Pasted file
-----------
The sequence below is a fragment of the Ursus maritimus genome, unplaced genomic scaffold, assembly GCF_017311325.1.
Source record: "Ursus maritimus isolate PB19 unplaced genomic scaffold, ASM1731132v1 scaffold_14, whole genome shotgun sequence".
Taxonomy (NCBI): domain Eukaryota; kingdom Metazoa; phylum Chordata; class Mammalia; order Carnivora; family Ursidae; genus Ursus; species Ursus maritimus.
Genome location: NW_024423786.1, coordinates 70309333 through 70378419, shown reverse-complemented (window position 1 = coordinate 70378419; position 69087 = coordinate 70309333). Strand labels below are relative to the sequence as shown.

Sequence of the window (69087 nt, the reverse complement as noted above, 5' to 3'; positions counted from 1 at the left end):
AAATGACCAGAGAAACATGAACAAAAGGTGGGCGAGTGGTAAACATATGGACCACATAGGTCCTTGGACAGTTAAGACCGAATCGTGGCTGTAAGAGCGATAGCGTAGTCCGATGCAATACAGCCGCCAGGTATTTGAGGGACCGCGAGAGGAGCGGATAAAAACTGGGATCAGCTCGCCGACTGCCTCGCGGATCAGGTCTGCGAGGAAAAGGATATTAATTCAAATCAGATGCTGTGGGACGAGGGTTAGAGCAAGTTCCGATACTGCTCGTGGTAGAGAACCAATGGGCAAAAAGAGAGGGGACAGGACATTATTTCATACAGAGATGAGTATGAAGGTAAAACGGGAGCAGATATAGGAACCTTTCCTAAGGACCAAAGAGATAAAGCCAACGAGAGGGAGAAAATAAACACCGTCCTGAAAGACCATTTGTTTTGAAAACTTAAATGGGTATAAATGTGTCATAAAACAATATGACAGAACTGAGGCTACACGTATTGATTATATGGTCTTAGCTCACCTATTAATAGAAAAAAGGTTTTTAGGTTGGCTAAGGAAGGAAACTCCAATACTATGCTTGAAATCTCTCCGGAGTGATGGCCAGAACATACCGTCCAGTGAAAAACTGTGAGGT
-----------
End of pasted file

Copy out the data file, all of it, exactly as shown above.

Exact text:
The sequence below is a fragment of the Ursus maritimus genome, unplaced genomic scaffold, assembly GCF_017311325.1.
Source record: "Ursus maritimus isolate PB19 unplaced genomic scaffold, ASM1731132v1 scaffold_14, whole genome shotgun sequence".
Taxonomy (NCBI): domain Eukaryota; kingdom Metazoa; phylum Chordata; class Mammalia; order Carnivora; family Ursidae; genus Ursus; species Ursus maritimus.
Genome location: NW_024423786.1, coordinates 70309333 through 70378419, shown reverse-complemented (window position 1 = coordinate 70378419; position 69087 = coordinate 70309333). Strand labels below are relative to the sequence as shown.

Sequence of the window (69087 nt, the reverse complement as noted above, 5' to 3'; positions counted from 1 at the left end):
AAATGACCAGAGAAACATGAACAAAAGGTGGGCGAGTGGTAAACATATGGACCACATAGGTCCTTGGACAGTTAAGACCGAATCGTGGCTGTAAGAGCGATAGCGTAGTCCGATGCAATACAGCCGCCAGGTATTTGAGGGACCGCGAGAGGAGCGGATAAAAACTGGGATCAGCTCGCCGACTGCCTCGCGGATCAGGTCTGCGAGGAAAAGGATATTAATTCAAATCAGATGCTGTGGGACGAGGGTTAGAGCAAGTTCCGATACTGCTCGTGGTAGAGAACCAATGGGCAAAAAGAGAGGGGACAGGACATTATTTCATACAGAGATGAGTATGAAGGTAAAACGGGAGCAGATATAGGAACCTTTCCTAAGGACCAAAGAGATAAAGCCAACGAGAGGGAGAAAATAAACACCGTCCTGAAAGACCATTTGTTTTGAAAACTTAAATGGGTATAAATGTGTCATAAAACAATATGACAGAACTGAGGCTACACGTATTGATTATATGGTCTTAGCTCACCTATTAATAGAAAAAAGGTTTTTAGGTTGGCTAAGGAAGGAAACTCCAATACTATGCTTGAAATCTCTCCGGAGTGATGGCCAGAACATACCGTCCAGTGAAAAACTGTGAGGT